A prime object of the invention is to provide an improved transducer and method of making same.
Yet another object is to provide a hydroacoustic transducer made from orthogonally disposed sinuously interleaved strips of conductive metal compressed by at least one rod which holds the conductors and their sandwiched ferroelectric elements together.
Yet another object is to provide a transducer fabrication technique that reduces the time and cost involved.
Still another object is to provide a hydroacoustic transducer and method of fabrication that invites the use of less expensive conductors and ferroelectric elements when compared to molded or pressed discs and rings.
A further object is to provide a pair of integral interleaved conductors that provide driving potentials for and representative signals from a ferroelectric stack.
Yet another object is to provide a transducer and method of fabrication which inherently protects the relatively fragile ferroelectric elements.
Still another object is to provide a transducer and method of making same which simplifies the fabrication procedure and permits a more efficient utilization of time.
These and other objects of the invention will become more readily apparent from the ensuing description and claims when taken with the drawings.
FIG. 1 depicts a state of the art transducer design having bonded, soldered electrically-in-parallel conductors sandwiched in a stack of ring-shaped ferroelectric elements.
FIG. 2 is an isometric depiction of the inventive concept of the invention showing the mutually orthogonally disposed sinuously interleaved conductive means and disc-shaped ferroelectric elements.
FIG. 3 is a cross-sectional view of the invention taken generally along lines 3--3 in FIG. 2 having ring-shaped instead of disc shaped elements.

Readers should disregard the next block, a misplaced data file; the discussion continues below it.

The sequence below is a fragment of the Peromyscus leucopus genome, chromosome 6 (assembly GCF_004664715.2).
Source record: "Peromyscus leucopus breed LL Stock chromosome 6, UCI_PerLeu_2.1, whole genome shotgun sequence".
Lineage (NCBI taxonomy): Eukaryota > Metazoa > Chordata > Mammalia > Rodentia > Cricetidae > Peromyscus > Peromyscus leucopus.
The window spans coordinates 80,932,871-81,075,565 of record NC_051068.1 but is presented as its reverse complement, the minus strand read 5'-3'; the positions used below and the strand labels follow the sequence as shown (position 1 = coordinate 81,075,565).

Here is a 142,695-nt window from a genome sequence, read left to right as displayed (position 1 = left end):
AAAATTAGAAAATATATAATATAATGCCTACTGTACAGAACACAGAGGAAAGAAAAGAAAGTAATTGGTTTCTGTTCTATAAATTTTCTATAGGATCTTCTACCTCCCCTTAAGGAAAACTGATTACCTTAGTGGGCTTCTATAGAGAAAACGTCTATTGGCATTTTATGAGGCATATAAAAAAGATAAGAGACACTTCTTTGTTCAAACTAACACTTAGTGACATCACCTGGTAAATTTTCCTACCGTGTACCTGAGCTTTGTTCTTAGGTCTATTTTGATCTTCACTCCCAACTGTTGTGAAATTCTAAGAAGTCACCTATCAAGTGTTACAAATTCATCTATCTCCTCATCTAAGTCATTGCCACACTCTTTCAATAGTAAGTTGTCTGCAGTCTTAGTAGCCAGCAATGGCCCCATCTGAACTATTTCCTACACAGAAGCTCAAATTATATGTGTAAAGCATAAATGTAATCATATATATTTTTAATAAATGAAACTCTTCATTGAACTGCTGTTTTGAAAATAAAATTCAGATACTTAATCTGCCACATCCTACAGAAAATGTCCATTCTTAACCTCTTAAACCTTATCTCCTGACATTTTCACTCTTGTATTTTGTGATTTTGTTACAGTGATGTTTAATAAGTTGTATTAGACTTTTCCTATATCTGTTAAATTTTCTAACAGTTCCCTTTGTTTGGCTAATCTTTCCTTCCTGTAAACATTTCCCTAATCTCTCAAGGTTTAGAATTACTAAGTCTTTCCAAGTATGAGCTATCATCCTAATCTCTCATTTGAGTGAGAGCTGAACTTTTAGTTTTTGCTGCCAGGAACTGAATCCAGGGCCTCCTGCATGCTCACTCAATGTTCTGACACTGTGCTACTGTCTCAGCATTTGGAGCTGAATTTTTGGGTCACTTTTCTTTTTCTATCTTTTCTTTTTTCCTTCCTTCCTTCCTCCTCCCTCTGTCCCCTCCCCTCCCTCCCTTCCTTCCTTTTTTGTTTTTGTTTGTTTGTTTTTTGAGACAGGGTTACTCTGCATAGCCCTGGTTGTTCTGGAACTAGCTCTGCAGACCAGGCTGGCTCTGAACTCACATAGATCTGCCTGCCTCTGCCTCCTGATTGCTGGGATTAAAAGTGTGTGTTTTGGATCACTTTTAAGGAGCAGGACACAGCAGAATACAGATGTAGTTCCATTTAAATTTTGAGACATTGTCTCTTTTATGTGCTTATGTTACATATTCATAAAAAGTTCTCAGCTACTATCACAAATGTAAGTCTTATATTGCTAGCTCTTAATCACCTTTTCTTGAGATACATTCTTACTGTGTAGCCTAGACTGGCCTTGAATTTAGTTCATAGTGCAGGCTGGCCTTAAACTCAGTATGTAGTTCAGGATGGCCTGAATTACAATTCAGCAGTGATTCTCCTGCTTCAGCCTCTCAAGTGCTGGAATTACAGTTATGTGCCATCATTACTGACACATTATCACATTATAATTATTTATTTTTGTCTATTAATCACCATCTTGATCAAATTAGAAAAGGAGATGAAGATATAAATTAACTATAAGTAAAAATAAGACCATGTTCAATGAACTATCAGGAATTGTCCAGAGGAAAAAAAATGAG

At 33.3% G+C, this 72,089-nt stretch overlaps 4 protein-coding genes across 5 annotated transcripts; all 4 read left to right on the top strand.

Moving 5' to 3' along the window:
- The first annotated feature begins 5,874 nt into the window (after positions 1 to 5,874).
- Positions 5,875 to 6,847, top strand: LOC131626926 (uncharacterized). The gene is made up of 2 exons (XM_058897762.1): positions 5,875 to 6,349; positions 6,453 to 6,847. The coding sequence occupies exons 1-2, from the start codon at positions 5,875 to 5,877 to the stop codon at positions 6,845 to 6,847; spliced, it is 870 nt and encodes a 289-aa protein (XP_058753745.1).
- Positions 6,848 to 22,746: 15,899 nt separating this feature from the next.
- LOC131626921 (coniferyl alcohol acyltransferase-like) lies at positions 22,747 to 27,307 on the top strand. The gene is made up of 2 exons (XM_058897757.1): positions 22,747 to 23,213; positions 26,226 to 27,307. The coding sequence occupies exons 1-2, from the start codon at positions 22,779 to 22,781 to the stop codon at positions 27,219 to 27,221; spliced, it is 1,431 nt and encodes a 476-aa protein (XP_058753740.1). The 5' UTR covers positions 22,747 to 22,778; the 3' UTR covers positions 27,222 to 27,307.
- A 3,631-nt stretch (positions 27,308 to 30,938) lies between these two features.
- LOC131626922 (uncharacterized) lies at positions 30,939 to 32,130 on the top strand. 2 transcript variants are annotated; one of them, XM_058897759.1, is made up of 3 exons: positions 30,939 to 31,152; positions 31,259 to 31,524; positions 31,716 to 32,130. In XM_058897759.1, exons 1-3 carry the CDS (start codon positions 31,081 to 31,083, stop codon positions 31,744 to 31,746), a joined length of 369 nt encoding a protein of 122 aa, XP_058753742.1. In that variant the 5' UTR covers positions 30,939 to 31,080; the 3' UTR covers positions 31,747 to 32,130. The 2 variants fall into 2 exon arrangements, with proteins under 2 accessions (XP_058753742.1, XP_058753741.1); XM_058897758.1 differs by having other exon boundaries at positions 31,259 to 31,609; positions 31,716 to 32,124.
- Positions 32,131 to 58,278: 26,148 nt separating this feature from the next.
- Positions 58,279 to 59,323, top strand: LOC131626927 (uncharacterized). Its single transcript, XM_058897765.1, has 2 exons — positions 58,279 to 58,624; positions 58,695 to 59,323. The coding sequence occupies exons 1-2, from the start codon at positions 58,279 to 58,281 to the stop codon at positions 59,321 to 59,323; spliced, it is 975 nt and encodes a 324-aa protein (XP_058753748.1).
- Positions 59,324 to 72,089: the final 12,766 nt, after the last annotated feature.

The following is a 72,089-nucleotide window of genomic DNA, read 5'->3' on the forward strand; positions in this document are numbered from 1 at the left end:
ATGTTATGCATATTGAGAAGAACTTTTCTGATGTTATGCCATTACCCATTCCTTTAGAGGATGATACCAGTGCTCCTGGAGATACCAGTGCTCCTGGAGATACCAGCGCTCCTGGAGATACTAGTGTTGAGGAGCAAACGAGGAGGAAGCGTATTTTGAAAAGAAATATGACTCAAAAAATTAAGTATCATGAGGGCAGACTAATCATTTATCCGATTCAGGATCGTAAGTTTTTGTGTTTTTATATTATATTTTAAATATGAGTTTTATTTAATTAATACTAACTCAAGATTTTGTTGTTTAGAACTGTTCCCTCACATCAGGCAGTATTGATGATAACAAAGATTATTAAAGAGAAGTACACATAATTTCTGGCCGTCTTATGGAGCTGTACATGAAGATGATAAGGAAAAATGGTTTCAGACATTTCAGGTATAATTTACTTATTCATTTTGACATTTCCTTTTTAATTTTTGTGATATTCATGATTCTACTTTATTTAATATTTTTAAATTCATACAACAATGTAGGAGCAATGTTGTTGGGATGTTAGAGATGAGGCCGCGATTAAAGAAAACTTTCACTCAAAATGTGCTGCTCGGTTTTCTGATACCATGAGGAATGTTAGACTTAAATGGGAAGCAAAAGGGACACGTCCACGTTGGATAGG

FIG. 4 is a top view of the invention showing the use of square or rectangularly-shaped ferroelectric blocks.
FIGS. 5a and 5b are modifications of elements.
FIG. 6 depicts a rounded edge of a metal strip.
Referring now to the prior art figure, FIG. 1 of the drawings, a typical electro-acoustic transducer 10 is schematically depicting having for example, a pair of acoustic energy radiating surfaces, not shown, mounted on opposite axial extremes of a ferroelectric stack 11. In accordance with contemporary design criteria, the ferroelectric stack is formed of a plurality of ring-shaped ferroelectric elements 12 sandwiching thin metal conductors 13 between adjacent elements of the stack.
The metal conductors are metal leaves bonded in place or, optionally, thin metal films coated on the ferroelectric rings. In either case they serve to impress electric fields across the ferroelectric elements or to transmit signals representative of impinging acoustic energy when the transducer functions as a hydrophone.
In either case, the ferroelectric rings were placed in a high-intensity polarizing electrical field directed substantially parallel to their axis. After assembly as a transducer, when a driving potential is fed to the metal conductors, the polarized ferroelectric rings impart a responsive bidirectional axial deformation or when used as a hydrophone they generate representative signals. The axial deformations or the representative signals of the individual rings are added together throughout the length of the stack to project high levels of acoustic energy or to provide a sensitive listening device. For these reasons, usually, flexible small diameter wires 14a and 14b are joined to alternate conductors to electrically couple the stack in parallel.
The wires are usually soldered to the conductors and care must be taken that the connection is secure enough to withstand the vibrations, heat etc. attendant operation of the transducer. In this regard the rigid soldered connections have proven themselves to be less reliable than needed under certain applications. The fabrication steps involved in applying a conductive coating or a conductive leaf between adjacent conductors, cementing this together, soldering parallel wires to the thin metal conductors and polarizing the stack have been a laborious time consuming procedure.